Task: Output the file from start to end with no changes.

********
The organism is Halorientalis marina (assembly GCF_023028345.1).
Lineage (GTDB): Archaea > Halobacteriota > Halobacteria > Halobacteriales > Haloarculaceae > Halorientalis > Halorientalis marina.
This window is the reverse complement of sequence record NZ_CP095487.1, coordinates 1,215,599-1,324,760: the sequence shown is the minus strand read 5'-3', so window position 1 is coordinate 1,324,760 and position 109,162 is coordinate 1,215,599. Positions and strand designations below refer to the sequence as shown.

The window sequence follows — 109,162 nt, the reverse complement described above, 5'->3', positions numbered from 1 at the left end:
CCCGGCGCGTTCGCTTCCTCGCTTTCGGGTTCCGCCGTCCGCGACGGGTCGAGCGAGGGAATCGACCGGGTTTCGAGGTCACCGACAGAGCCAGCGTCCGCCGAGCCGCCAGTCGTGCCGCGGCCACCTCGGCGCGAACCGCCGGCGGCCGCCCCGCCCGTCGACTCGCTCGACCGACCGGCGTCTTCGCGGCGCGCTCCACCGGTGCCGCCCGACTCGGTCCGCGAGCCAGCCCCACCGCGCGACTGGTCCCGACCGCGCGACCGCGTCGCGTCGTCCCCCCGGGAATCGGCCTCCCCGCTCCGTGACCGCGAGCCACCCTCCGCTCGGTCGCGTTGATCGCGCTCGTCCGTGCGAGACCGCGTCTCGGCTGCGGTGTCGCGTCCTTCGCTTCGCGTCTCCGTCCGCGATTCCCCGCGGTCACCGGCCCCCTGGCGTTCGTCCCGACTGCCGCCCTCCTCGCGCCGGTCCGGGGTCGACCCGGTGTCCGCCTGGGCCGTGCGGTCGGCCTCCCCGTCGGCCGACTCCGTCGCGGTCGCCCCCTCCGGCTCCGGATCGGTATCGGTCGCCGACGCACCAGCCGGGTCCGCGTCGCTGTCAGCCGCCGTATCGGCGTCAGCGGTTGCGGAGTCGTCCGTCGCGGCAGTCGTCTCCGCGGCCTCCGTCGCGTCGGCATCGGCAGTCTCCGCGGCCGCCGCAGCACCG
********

The organism is Halorientalis marina (assembly GCF_023028345.1).
Lineage (GTDB): Archaea > Halobacteriota > Halobacteria > Halobacteriales > Haloarculaceae > Halorientalis > Halorientalis marina.
This window is the reverse complement of sequence record NZ_CP095487.1, coordinates 1,215,599-1,324,760: the sequence shown is the minus strand read 5'-3', so window position 1 is coordinate 1,324,760 and position 109,162 is coordinate 1,215,599. Positions and strand designations below refer to the sequence as shown.

The window sequence follows — 109,162 nt, the reverse complement described above, 5'->3', positions numbered from 1 at the left end:
CCCGGCGCGTTCGCTTCCTCGCTTTCGGGTTCCGCCGTCCGCGACGGGTCGAGCGAGGGAATCGACCGGGTTTCGAGGTCACCGACAGAGCCAGCGTCCGCCGAGCCGCCAGTCGTGCCGCGGCCACCTCGGCGCGAACCGCCGGCGGCCGCCCCGCCCGTCGACTCGCTCGACCGACCGGCGTCTTCGCGGCGCGCTCCACCGGTGCCGCCCGACTCGGTCCGCGAGCCAGCCCCACCGCGCGACTGGTCCCGACCGCGCGACCGCGTCGCGTCGTCCCCCCGGGAATCGGCCTCCCCGCTCCGTGACCGCGAGCCACCCTCCGCTCGGTCGCGTTGATCGCGCTCGTCCGTGCGAGACCGCGTCTCGGCTGCGGTGTCGCGTCCTTCGCTTCGCGTCTCCGTCCGCGATTCCCCGCGGTCACCGGCCCCCTGGCGTTCGTCCCGACTGCCGCCCTCCTCGCGCCGGTCCGGGGTCGACCCGGTGTCCGCCTGGGCCGTGCGGTCGGCCTCCCCGTCGGCCGACTCCGTCGCGGTCGCCCCCTCCGGCTCCGGATCGGTATCGGTCGCCGACGCACCAGCCGGGTCCGCGTCGCTGTCAGCCGCCGTATCGGCGTCAGCGGTTGCGGAGTCGTCCGTCGCGGCAGTCGTCTCCGCGGCCTCCGTCGCGTCGGCATCGGCAGTCTCCGCGGCCGCCGCAGCACCG